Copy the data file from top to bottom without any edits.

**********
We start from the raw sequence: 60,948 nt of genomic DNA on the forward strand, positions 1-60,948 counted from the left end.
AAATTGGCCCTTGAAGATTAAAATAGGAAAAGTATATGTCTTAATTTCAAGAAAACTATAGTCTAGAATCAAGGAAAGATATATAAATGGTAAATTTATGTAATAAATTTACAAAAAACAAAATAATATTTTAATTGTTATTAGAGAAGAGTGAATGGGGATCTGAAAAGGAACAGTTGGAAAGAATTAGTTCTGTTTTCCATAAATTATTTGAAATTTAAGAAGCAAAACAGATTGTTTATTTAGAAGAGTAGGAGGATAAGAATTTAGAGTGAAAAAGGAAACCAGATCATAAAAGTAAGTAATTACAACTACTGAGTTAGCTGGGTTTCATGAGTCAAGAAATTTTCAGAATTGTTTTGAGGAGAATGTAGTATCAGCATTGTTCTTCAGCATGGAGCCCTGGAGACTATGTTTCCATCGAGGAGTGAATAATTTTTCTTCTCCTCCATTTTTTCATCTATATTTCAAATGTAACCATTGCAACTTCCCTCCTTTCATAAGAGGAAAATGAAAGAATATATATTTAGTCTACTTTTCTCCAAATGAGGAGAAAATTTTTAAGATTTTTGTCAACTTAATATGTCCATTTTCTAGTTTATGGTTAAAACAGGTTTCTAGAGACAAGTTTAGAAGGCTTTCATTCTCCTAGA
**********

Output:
We start from the raw sequence: 60,948 nt of genomic DNA on the forward strand, positions 1-60,948 counted from the left end.
AAATTGGCCCTTGAAGATTAAAATAGGAAAAGTATATGTCTTAATTTCAAGAAAACTATAGTCTAGAATCAAGGAAAGATATATAAATGGTAAATTTATGTAATAAATTTACAAAAAACAAAATAATATTTTAATTGTTATTAGAGAAGAGTGAATGGGGATCTGAAAAGGAACAGTTGGAAAGAATTAGTTCTGTTTTCCATAAATTATTTGAAATTTAAGAAGCAAAACAGATTGTTTATTTAGAAGAGTAGGAGGATAAGAATTTAGAGTGAAAAAGGAAACCAGATCATAAAAGTAAGTAATTACAACTACTGAGTTAGCTGGGTTTCATGAGTCAAGAAATTTTCAGAATTGTTTTGAGGAGAATGTAGTATCAGCATTGTTCTTCAGCATGGAGCCCTGGAGACTATGTTTCCATCGAGGAGTGAATAATTTTTCTTCTCCTCCATTTTTTCATCTATATTTCAAATGTAACCATTGCAACTTCCCTCCTTTCATAAGAGGAAAATGAAAGAATATATATTTAGTCTACTTTTCTCCAAATGAGGAGAAAATTTTTAAGATTTTTGTCAACTTAATATGTCCATTTTCTAGTTTATGGTTAAAACAGGTTTCTAGAGACAAGTTTAGAAGGCTTTCATTCTCCTAGA